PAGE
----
Covid-19 prompts changes to Urgent and Emergency Care in London

With the Covid-19 infection rate increasing, it is vital that Urgent and Emergency Departments, like A&E, do not become overwhelmed and overcrowded.
Photo of North Middlesex Hospital

Changes to NHS 111 and emergency bookings

With '111 First', the NHS hopes that Londoners will get urgent and emergency care in the right place, at the right time

The NHS in London is making it easier and safer for patients to get the right treatment at the right time, without waiting for long periods of time to be seen in an Accident and Emergency (A&E) department.

If you think you have an urgent, but not life-threatening, health problem, contact NHS 111 first. You can either call 111 or visit 24 hours a day, 365 days a year, and the service is free to use.

NHS 111 can now book time slots in A&E departments for those who need them at North Middlesex University Hospital, Barnet Hospital and, from early November, the Royal Free Hospital. This system will be available at all hospitals across London, including University College Hospital and Whittington Hospital, by 1 December. This will enable hospitals to better manage how patients flow through emergency departments like A&E, reducing overcrowding in waiting rooms and maintaining safe distancing.

Arrangements will not change for people with life-threatening illnesses or injuries, who should still dial 999. If you do make your own way to an A&E, you will still receive medical care.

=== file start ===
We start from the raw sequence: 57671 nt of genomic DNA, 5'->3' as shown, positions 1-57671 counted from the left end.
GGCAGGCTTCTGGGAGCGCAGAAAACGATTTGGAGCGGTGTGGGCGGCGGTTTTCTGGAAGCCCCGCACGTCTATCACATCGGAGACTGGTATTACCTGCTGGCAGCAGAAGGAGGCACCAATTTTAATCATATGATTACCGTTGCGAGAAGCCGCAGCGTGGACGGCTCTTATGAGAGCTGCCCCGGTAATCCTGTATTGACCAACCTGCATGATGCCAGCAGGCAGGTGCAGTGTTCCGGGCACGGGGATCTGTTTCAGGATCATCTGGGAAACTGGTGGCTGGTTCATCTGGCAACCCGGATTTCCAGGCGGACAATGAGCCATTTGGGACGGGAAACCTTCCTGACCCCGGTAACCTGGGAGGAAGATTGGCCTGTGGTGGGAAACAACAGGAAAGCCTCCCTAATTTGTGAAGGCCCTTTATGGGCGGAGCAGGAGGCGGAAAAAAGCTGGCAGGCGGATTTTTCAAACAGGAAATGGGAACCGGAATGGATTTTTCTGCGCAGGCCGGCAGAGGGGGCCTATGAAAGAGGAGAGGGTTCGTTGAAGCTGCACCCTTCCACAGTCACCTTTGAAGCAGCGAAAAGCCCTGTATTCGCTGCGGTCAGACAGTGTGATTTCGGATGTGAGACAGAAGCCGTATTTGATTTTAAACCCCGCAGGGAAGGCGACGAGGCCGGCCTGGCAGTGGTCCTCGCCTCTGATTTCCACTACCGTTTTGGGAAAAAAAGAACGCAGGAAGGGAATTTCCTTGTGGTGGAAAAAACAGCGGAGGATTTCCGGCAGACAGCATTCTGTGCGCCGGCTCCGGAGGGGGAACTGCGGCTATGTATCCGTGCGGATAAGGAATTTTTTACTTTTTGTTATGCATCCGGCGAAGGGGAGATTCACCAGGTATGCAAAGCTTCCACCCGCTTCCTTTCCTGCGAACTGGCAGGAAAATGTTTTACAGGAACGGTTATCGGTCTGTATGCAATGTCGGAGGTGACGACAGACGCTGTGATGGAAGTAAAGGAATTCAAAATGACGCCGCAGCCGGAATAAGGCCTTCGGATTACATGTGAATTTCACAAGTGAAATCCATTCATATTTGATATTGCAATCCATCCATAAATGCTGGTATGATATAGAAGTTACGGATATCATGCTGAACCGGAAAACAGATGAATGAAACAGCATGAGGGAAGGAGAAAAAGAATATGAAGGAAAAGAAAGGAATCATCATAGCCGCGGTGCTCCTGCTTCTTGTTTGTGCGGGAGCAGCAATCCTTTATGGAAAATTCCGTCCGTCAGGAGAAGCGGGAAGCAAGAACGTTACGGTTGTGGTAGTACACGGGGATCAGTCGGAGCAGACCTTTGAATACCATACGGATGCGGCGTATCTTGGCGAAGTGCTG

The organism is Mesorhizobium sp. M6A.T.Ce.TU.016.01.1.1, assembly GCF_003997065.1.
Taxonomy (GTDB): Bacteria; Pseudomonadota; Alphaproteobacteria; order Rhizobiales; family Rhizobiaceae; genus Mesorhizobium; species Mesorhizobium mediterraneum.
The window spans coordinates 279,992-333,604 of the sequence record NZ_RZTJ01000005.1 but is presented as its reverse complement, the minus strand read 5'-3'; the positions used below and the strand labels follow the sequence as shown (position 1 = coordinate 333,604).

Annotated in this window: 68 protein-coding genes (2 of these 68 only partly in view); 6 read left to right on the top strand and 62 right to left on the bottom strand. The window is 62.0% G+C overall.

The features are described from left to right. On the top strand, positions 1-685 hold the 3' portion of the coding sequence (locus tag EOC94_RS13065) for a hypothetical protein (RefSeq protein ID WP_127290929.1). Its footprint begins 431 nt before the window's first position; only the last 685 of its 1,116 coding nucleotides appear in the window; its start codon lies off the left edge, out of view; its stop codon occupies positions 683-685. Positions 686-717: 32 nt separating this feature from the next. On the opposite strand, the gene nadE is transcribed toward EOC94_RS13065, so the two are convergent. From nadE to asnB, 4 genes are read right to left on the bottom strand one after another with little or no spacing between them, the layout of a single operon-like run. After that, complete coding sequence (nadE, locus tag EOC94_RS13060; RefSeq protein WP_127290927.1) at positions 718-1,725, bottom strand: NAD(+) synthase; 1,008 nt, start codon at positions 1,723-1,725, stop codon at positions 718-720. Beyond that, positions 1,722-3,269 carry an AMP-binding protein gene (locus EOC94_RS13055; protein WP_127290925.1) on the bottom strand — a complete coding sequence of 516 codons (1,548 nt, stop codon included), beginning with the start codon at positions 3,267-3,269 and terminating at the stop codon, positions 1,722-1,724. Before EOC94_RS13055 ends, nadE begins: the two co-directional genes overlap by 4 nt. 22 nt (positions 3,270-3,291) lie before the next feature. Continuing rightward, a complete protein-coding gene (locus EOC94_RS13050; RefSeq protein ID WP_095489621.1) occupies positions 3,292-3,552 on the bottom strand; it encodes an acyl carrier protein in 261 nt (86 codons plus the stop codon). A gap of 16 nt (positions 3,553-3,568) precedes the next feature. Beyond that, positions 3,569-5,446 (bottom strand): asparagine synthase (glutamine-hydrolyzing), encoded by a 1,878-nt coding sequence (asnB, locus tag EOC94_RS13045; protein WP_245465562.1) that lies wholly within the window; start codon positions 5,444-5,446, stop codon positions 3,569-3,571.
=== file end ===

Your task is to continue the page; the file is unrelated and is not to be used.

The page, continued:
Expanding NHS 111 capacity

To deal with the increased pressure as we go into the winter period, staff numbers in the NHS 111 service are being expanded. In London, 644 more staff will be recruited, including 166 more doctors, nurses, pharmacists and paramedics to improve the service. It is hoped that NHS 111 teams will be able to respond to the majority of calls in 60 seconds and to make sure that callers don't give up/abandon the call.

Same Day Emergency Care (SDEC) services

SDEC is one of the many ways the NHS is working to provide the right care, in the right place, at the right time for patients.

The service aims to reduce waiting times and unnecessary hospital admissions through fast assessment, diagnosis and treatment of patients without being admitted to a ward. If clinically safe to do so, patients will go home the same day their care is provided.

For example, a child with chronic asthma will have access to the care they need without having to be admitted to a busy ward or sit in a waiting area with other sick people. They can then return home the same day, if clinically safe to do so.

We will be keeping a close eye on these changes to ensure that people receive the care they need during this crisis, and, if necessary, will take action to support these services to improve. It is only by hearing the voices of people who use services that we can understand what changes need to be made, so please do get in touch if you are experiencing any difficulties.

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